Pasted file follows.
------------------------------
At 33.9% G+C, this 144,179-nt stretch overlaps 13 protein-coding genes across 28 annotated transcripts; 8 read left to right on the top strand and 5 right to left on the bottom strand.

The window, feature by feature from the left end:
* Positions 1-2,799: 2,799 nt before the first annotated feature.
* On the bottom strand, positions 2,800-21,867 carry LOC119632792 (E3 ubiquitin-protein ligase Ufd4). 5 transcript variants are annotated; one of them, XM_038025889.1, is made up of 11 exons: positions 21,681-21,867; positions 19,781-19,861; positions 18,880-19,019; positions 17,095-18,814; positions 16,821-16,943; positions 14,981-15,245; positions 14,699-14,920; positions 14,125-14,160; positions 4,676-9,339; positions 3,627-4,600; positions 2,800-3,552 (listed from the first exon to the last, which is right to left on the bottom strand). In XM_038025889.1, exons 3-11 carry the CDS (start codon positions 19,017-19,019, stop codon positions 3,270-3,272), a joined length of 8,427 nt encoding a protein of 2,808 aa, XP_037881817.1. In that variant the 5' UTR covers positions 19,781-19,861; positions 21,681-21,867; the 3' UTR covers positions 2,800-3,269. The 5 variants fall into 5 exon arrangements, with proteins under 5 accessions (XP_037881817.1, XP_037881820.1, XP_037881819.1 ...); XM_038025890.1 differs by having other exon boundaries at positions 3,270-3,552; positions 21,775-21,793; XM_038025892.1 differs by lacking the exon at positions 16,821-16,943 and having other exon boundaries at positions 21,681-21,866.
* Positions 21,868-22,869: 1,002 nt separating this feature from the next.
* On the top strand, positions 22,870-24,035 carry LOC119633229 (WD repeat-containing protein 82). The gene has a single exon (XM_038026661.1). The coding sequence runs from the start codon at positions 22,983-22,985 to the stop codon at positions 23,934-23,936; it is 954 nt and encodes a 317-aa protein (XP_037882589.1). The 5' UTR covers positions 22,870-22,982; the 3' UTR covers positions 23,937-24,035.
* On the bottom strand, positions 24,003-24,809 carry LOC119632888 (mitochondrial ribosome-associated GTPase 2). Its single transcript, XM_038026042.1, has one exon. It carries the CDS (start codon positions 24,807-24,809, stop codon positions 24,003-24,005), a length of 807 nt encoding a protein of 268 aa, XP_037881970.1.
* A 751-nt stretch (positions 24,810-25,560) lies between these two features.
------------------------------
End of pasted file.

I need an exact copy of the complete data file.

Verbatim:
At 33.9% G+C, this 144,179-nt stretch overlaps 13 protein-coding genes across 28 annotated transcripts; 8 read left to right on the top strand and 5 right to left on the bottom strand.

The window, feature by feature from the left end:
* Positions 1-2,799: 2,799 nt before the first annotated feature.
* On the bottom strand, positions 2,800-21,867 carry LOC119632792 (E3 ubiquitin-protein ligase Ufd4). 5 transcript variants are annotated; one of them, XM_038025889.1, is made up of 11 exons: positions 21,681-21,867; positions 19,781-19,861; positions 18,880-19,019; positions 17,095-18,814; positions 16,821-16,943; positions 14,981-15,245; positions 14,699-14,920; positions 14,125-14,160; positions 4,676-9,339; positions 3,627-4,600; positions 2,800-3,552 (listed from the first exon to the last, which is right to left on the bottom strand). In XM_038025889.1, exons 3-11 carry the CDS (start codon positions 19,017-19,019, stop codon positions 3,270-3,272), a joined length of 8,427 nt encoding a protein of 2,808 aa, XP_037881817.1. In that variant the 5' UTR covers positions 19,781-19,861; positions 21,681-21,867; the 3' UTR covers positions 2,800-3,269. The 5 variants fall into 5 exon arrangements, with proteins under 5 accessions (XP_037881817.1, XP_037881820.1, XP_037881819.1 ...); XM_038025890.1 differs by having other exon boundaries at positions 3,270-3,552; positions 21,775-21,793; XM_038025892.1 differs by lacking the exon at positions 16,821-16,943 and having other exon boundaries at positions 21,681-21,866.
* Positions 21,868-22,869: 1,002 nt separating this feature from the next.
* On the top strand, positions 22,870-24,035 carry LOC119633229 (WD repeat-containing protein 82). The gene has a single exon (XM_038026661.1). The coding sequence runs from the start codon at positions 22,983-22,985 to the stop codon at positions 23,934-23,936; it is 954 nt and encodes a 317-aa protein (XP_037882589.1). The 5' UTR covers positions 22,870-22,982; the 3' UTR covers positions 23,937-24,035.
* On the bottom strand, positions 24,003-24,809 carry LOC119632888 (mitochondrial ribosome-associated GTPase 2). Its single transcript, XM_038026042.1, has one exon. It carries the CDS (start codon positions 24,807-24,809, stop codon positions 24,003-24,005), a length of 807 nt encoding a protein of 268 aa, XP_037881970.1.
* A 751-nt stretch (positions 24,810-25,560) lies between these two features.